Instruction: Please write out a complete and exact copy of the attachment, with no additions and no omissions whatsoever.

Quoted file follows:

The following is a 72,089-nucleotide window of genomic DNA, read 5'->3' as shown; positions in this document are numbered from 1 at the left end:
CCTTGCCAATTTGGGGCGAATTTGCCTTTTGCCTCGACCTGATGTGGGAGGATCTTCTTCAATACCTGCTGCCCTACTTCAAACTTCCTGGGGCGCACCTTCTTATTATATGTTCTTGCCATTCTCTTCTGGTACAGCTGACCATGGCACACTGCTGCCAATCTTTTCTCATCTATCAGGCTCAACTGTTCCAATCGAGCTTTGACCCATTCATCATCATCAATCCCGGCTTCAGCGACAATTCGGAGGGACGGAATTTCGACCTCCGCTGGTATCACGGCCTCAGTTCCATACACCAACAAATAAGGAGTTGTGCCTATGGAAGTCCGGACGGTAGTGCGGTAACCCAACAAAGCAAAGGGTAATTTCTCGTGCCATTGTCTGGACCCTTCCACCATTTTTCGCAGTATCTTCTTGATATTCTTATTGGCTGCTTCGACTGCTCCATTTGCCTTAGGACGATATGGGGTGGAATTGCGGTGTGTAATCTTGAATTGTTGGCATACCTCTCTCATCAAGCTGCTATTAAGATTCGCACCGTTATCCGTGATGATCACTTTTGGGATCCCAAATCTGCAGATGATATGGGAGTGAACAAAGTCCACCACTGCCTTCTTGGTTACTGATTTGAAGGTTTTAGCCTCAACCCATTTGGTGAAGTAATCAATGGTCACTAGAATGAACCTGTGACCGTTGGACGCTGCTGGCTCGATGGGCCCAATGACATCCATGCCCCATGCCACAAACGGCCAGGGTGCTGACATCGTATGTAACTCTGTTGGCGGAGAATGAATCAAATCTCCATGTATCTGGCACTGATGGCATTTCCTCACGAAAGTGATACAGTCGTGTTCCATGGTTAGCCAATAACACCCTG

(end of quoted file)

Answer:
The following is a 72,089-nucleotide window of genomic DNA, read 5'->3' as shown; positions in this document are numbered from 1 at the left end:
CCTTGCCAATTTGGGGCGAATTTGCCTTTTGCCTCGACCTGATGTGGGAGGATCTTCTTCAATACCTGCTGCCCTACTTCAAACTTCCTGGGGCGCACCTTCTTATTATATGTTCTTGCCATTCTCTTCTGGTACAGCTGACCATGGCACACTGCTGCCAATCTTTTCTCATCTATCAGGCTCAACTGTTCCAATCGAGCTTTGACCCATTCATCATCATCAATCCCGGCTTCAGCGACAATTCGGAGGGACGGAATTTCGACCTCCGCTGGTATCACGGCCTCAGTTCCATACACCAACAAATAAGGAGTTGTGCCTATGGAAGTCCGGACGGTAGTGCGGTAACCCAACAAAGCAAAGGGTAATTTCTCGTGCCATTGTCTGGACCCTTCCACCATTTTTCGCAGTATCTTCTTGATATTCTTATTGGCTGCTTCGACTGCTCCATTTGCCTTAGGACGATATGGGGTGGAATTGCGGTGTGTAATCTTGAATTGTTGGCATACCTCTCTCATCAAGCTGCTATTAAGATTCGCACCGTTATCCGTGATGATCACTTTTGGGATCCCAAATCTGCAGATGATATGGGAGTGAACAAAGTCCACCACTGCCTTCTTGGTTACTGATTTGAAGGTTTTAGCCTCAACCCATTTGGTGAAGTAATCAATGGTCACTAGAATGAACCTGTGACCGTTGGACGCTGCTGGCTCGATGGGCCCAATGACATCCATGCCCCATGCCACAAACGGCCAGGGTGCTGACATCGTATGTAACTCTGTTGGCGGAGAATGAATCAAATCTCCATGTATCTGGCACTGATGGCATTTCCTCACGAAAGTGATACAGTCGTGTTCCATGGTTAGCCAATAACACCCTG